The Deal: Gleacher at Decision Time
NEW YORK (TheStreet) -- At Gleacher & Co.'s annual meeting May 23, shareholders in the investment bank founded by Eric Gleacher face a stark choice: liquidate the company or hand control to investment funds that may not have their best interests at heart.
Competing scenarios have been sketched out by New York-based Gleacher's top shareholder, MatlinPatterson Global Advisers LLC, in a proxy statement filed with the Securities and Exchange Commission on Monday.
Those included continuing the wind down of the businesses -- Gleacher already ended the last of its trading business when it laid off about 160 staff earlier this year in closing its fixed-income operation -- and making a distribution of the proceeds to stockholders; trying to find a buyer or other business combination; or re-investing the company's cash reserves of about $45 million in opportunities, such as acquiring additional interests in FA
TechnologyVentures LP, its venture capital investment subsidiary. With another investor, Clinton Group Inc., backing out of running its own slate this week, shareholders on May 23 have few options. MatlinPatterson's director slate is all that's left in the running. If shareholders vote for those nominees, they will be betting that one of those MatlinPatterson's three alternatives will provide a better return than the one-third loss their stakes have suffered from Gleacher's 52-week high of 98 cents per share.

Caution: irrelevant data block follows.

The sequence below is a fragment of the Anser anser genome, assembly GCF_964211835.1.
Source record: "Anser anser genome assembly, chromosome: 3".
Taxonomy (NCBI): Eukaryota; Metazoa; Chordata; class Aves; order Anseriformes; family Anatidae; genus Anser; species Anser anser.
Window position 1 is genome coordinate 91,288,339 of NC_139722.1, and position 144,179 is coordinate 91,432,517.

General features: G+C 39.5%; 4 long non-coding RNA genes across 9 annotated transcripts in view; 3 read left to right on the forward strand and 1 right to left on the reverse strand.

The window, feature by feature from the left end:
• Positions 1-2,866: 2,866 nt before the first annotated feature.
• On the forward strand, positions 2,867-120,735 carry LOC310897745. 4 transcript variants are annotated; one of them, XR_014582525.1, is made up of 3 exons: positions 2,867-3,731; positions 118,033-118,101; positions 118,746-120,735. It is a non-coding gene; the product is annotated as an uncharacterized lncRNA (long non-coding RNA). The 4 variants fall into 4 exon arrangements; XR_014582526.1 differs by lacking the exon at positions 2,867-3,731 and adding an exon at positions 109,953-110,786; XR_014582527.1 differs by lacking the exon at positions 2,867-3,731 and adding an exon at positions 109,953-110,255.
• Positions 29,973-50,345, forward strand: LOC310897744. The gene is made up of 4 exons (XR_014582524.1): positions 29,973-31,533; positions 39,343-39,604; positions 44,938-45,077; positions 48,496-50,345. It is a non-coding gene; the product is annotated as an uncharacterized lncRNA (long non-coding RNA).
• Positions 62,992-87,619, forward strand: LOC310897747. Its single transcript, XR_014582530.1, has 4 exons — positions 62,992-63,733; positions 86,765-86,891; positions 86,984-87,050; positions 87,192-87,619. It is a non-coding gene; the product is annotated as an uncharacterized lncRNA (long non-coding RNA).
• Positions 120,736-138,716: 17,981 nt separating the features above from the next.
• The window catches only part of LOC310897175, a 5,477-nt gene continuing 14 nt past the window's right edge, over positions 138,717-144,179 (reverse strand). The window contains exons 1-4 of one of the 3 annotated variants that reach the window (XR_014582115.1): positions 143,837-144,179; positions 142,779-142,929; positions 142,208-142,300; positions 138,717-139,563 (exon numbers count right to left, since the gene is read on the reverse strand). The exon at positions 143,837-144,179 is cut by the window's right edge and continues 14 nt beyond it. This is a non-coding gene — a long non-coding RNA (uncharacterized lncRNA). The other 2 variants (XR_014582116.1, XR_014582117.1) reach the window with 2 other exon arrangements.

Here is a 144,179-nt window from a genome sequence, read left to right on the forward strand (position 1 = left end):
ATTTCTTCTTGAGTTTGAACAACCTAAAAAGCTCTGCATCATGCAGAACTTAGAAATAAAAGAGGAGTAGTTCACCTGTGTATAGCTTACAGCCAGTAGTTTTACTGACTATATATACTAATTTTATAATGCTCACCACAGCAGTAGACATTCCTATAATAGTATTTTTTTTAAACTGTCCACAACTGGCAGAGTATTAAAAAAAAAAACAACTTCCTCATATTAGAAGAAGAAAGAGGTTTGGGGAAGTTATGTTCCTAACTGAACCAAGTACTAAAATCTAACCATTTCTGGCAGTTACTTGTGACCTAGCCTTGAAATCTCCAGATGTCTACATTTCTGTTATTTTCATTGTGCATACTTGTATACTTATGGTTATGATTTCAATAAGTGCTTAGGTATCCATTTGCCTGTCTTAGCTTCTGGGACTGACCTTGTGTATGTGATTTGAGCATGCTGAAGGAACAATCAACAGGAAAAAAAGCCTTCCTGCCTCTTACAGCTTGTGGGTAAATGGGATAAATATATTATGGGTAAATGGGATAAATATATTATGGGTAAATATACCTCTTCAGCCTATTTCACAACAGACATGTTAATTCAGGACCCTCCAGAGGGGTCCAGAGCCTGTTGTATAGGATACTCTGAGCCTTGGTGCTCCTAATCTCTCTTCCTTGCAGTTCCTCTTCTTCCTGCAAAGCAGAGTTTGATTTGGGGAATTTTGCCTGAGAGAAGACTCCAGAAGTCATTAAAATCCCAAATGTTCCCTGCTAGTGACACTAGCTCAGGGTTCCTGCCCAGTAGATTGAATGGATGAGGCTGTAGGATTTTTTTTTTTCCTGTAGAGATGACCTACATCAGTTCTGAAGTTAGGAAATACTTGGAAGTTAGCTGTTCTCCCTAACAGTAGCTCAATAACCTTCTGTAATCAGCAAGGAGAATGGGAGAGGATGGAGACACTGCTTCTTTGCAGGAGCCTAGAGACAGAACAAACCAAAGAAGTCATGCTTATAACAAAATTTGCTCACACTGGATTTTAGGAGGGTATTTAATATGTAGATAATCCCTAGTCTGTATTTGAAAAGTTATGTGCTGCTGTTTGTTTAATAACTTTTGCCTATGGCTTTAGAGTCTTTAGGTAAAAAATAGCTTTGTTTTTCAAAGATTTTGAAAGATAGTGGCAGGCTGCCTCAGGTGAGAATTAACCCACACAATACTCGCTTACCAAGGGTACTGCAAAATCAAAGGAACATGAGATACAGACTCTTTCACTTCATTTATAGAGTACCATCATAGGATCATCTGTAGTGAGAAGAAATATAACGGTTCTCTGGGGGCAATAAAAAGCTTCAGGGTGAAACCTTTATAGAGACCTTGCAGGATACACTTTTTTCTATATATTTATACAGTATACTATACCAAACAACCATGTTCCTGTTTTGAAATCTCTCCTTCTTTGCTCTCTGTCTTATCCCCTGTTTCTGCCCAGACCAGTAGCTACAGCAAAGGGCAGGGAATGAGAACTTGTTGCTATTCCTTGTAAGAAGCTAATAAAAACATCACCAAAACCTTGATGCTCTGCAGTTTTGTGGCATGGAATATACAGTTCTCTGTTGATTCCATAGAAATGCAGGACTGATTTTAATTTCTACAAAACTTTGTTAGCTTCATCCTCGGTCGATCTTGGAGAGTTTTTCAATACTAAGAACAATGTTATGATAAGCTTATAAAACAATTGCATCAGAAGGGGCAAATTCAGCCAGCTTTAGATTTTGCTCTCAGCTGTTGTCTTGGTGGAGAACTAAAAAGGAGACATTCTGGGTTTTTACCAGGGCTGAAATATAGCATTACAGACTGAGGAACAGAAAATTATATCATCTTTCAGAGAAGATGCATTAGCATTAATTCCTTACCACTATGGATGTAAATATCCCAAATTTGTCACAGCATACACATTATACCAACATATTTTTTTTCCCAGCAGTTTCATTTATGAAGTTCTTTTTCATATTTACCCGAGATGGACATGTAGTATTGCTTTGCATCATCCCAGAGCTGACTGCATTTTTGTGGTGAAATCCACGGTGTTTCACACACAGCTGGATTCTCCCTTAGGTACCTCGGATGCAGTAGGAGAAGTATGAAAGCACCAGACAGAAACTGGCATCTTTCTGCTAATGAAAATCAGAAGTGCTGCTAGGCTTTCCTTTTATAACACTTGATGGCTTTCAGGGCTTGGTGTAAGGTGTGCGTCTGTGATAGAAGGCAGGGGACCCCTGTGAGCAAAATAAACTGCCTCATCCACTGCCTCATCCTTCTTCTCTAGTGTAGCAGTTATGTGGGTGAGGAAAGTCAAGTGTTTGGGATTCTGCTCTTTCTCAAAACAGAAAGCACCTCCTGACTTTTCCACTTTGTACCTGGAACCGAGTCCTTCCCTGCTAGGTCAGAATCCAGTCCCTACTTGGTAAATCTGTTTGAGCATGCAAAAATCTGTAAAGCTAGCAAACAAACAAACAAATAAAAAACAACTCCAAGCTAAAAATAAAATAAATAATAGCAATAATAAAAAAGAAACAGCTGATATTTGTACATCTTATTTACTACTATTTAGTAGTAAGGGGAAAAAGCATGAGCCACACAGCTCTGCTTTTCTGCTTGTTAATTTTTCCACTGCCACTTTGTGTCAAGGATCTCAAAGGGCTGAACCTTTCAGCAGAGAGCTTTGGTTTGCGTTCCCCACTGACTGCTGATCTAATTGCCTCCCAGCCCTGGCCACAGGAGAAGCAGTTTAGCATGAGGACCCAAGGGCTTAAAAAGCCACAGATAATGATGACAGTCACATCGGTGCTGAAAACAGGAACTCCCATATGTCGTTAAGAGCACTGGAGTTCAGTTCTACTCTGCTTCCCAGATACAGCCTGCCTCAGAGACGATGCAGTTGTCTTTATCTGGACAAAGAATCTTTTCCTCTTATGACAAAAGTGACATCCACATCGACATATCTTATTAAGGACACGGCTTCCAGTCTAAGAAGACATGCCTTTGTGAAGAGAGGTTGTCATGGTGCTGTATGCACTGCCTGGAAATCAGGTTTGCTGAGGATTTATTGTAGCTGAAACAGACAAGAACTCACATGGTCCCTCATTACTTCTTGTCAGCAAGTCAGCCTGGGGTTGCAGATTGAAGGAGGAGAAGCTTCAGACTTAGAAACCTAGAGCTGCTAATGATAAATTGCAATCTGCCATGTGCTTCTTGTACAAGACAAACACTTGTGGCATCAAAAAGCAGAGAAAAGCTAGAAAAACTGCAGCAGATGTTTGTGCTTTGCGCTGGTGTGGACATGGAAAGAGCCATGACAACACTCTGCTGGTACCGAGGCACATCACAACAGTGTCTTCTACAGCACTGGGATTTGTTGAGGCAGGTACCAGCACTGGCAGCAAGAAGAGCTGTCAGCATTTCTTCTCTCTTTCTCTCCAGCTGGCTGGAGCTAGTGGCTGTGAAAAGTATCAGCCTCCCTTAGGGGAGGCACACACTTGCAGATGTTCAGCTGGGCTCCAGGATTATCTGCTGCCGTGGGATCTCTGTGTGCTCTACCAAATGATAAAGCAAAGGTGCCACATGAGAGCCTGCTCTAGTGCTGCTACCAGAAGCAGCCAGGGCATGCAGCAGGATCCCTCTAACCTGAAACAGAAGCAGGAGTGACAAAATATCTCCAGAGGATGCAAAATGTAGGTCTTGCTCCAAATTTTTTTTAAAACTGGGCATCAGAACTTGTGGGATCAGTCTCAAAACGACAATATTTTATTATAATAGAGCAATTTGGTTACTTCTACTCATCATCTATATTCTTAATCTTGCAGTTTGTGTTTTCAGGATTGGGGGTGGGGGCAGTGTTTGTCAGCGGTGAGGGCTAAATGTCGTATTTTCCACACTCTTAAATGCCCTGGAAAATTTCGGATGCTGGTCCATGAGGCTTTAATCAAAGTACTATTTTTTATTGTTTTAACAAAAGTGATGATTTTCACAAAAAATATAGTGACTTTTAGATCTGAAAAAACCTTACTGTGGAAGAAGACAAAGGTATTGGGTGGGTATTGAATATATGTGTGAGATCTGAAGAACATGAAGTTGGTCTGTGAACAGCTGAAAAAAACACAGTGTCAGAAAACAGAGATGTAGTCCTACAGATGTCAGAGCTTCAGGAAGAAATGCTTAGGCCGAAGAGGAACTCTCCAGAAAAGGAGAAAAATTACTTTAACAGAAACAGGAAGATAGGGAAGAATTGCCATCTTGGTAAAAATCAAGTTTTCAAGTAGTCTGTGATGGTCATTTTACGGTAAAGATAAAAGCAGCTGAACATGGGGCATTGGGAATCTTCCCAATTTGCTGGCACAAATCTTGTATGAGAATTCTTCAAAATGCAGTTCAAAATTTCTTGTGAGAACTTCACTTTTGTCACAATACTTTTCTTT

If shareholders withhold their approval, MatlinPatterson could still go ahead with their plans, but it might have to come clean about its valuation methods in order to forestall lawsuits.
Despite setting out the alternatives, however, sources on Wall Street believe that MatlinPatterson has only one goal, in line with founder Eric Gleacher, who retains an 11% stake in the company: to liquidate the company.
MatlinPatterson got its stake in Gleacher through an earlier controlling buy-in of Broadpoint Securities Inc., through which Gleacher went public in a reverse merger. But the private investment firm, known primarily for its focus on distressed companies, moved to minority status when the merger went through -- something it wasn't accustomed to, according to some with knowledge of the company.